It's amazing how much the global aviation scene has changed over the years.
Great airlines have lost their way and famous names vanished without trace while brash newcomers have soared and the once-derided budget airlines gained respect.
When I first flew internationally about 40 years ago, my favourite airlines were Pan American, Qantas and British Airway's parent BOAC.
Now Pan Am has gone and I do my best to have nothing to do with Qantas, BA or any American airline at all.
These days my favourites are Air New Zealand, the Asian marvels Singapore and Cathay Pacific, and the extraordinary Middle Eastern newcomers Emirates and Etihad.
And I'm increasingly impressed with the performance of the new low-cost airlines.
During a trip to Europe this year we chose to fly with EasyJet and Ryanair and found them not only incredibly cheap but also extremely efficient (though you do have to stick rigidly to their rules).
Even Ryanair, which has a rather mixed reputation, provided a vastly better experience than the last time I made the mistake of choosing BA for European flights.
Similarly, for our latest visit to Australia to see the grandchildren we opted to get across the Tasman with Air New Zealand, which has basically adopted the no-frills model for its short-haul flights, and its low-cost partner Virgin Australia.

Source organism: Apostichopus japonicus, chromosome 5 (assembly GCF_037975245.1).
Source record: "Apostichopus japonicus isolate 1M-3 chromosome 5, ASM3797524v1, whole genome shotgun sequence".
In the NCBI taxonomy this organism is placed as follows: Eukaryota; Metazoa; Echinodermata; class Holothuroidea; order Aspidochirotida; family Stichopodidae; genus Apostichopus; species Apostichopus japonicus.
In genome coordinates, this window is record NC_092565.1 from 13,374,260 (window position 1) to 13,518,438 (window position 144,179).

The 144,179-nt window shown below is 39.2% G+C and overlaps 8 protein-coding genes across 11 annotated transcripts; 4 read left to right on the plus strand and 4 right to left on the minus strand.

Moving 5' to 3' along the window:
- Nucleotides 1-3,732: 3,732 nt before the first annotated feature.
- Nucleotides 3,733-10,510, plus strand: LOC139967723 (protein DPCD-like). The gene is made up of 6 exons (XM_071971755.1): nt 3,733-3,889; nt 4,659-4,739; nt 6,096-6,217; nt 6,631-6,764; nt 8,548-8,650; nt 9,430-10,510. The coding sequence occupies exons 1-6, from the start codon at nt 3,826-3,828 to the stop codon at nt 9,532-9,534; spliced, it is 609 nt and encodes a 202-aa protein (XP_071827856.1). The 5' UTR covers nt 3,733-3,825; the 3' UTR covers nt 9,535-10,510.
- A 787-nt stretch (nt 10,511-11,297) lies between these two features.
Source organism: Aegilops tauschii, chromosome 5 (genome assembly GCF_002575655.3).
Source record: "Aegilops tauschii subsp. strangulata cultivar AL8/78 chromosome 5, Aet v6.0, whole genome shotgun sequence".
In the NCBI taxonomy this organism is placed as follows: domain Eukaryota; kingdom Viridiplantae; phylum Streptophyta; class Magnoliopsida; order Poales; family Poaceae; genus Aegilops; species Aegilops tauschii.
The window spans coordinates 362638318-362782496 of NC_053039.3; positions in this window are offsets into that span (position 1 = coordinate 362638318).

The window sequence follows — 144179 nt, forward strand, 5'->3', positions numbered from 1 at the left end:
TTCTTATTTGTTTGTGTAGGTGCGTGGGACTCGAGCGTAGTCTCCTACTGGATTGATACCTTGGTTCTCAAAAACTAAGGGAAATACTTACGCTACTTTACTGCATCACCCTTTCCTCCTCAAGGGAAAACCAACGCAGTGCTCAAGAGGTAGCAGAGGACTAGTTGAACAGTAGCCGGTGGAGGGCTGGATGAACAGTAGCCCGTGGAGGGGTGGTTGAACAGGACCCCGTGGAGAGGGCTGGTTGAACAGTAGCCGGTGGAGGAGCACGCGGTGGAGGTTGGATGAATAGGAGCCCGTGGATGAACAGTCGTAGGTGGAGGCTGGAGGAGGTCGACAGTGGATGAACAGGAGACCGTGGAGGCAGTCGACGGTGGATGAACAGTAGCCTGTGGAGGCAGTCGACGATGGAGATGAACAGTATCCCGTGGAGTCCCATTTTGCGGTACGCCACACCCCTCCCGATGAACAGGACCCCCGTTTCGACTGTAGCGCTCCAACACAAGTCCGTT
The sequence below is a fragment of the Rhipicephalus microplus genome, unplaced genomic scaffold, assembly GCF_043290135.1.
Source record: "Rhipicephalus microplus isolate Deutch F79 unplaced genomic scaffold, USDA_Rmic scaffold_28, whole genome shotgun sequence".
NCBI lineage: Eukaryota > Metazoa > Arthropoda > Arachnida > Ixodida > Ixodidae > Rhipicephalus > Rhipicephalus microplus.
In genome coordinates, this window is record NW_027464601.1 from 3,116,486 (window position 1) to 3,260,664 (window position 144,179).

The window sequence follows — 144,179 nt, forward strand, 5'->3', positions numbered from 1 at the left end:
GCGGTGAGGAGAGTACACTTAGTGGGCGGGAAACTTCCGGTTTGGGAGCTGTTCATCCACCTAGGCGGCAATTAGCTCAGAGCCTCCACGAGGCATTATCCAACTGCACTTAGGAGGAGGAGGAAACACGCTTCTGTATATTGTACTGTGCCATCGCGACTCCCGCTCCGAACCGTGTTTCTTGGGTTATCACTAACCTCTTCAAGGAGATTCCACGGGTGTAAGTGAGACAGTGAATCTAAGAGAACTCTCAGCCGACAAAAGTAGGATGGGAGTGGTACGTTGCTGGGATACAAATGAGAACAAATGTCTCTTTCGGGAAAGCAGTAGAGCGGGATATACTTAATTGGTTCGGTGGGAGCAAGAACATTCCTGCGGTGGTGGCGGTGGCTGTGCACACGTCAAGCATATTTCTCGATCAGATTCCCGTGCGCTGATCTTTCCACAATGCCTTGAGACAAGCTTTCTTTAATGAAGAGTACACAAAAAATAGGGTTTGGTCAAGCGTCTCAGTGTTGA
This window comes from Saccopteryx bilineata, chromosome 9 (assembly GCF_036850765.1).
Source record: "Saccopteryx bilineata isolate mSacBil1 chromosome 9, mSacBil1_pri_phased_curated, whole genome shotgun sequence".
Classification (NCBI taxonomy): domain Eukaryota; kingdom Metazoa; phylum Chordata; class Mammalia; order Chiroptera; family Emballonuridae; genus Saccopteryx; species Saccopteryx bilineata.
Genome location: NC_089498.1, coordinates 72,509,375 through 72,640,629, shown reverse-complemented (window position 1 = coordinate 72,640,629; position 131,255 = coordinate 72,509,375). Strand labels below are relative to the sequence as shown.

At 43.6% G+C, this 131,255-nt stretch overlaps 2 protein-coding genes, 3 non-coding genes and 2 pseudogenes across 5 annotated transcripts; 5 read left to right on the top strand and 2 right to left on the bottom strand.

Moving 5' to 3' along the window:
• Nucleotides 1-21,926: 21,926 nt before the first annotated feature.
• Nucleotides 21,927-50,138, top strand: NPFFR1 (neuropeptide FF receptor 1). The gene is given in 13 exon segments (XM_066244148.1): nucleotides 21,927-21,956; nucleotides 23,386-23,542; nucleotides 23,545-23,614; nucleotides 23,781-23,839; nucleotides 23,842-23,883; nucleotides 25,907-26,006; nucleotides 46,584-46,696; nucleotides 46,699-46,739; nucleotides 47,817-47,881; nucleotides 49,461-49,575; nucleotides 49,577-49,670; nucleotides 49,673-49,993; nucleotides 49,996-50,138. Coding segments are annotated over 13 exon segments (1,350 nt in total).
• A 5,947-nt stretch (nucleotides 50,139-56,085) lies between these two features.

Again, not only were the fares considerably cheaper than anything I could find on the Qantas website, the experience was much more pleasant than the last time I suffered under the flying kangaroo.
For our next big trip, an Arctic cruise, we're thinking seriously about flying with China Southern Airlines, which offers cheap fares, the chance of a stopover in Guangzhou and - according to several experienced travellers we've talked to - perfectly good service.
It all goes to confirm, for me, what a wonderful thing competition is.
Once upon a time on most routes there was little if any choice.
Now every carrier knows that if it doesn't perform its customers can and will go elsewhere.
When Air New Zealand (and its parent NAC) had a monopoly on domestic routes the service was shoddy and expensive.
Now, thanks to the arrival of competition, it is a superb airline.
Similarly, the previous time we visited the grandchildren in Queensland, Qantas was the only airline flying to their town, allowing it to charge horrendous fares and get away with truly awful service.
Now we've got the option of flying Virgin so the fares have halved and the service is great.
It's a miracle.
Jim Eagles is a former Herald Travel editor.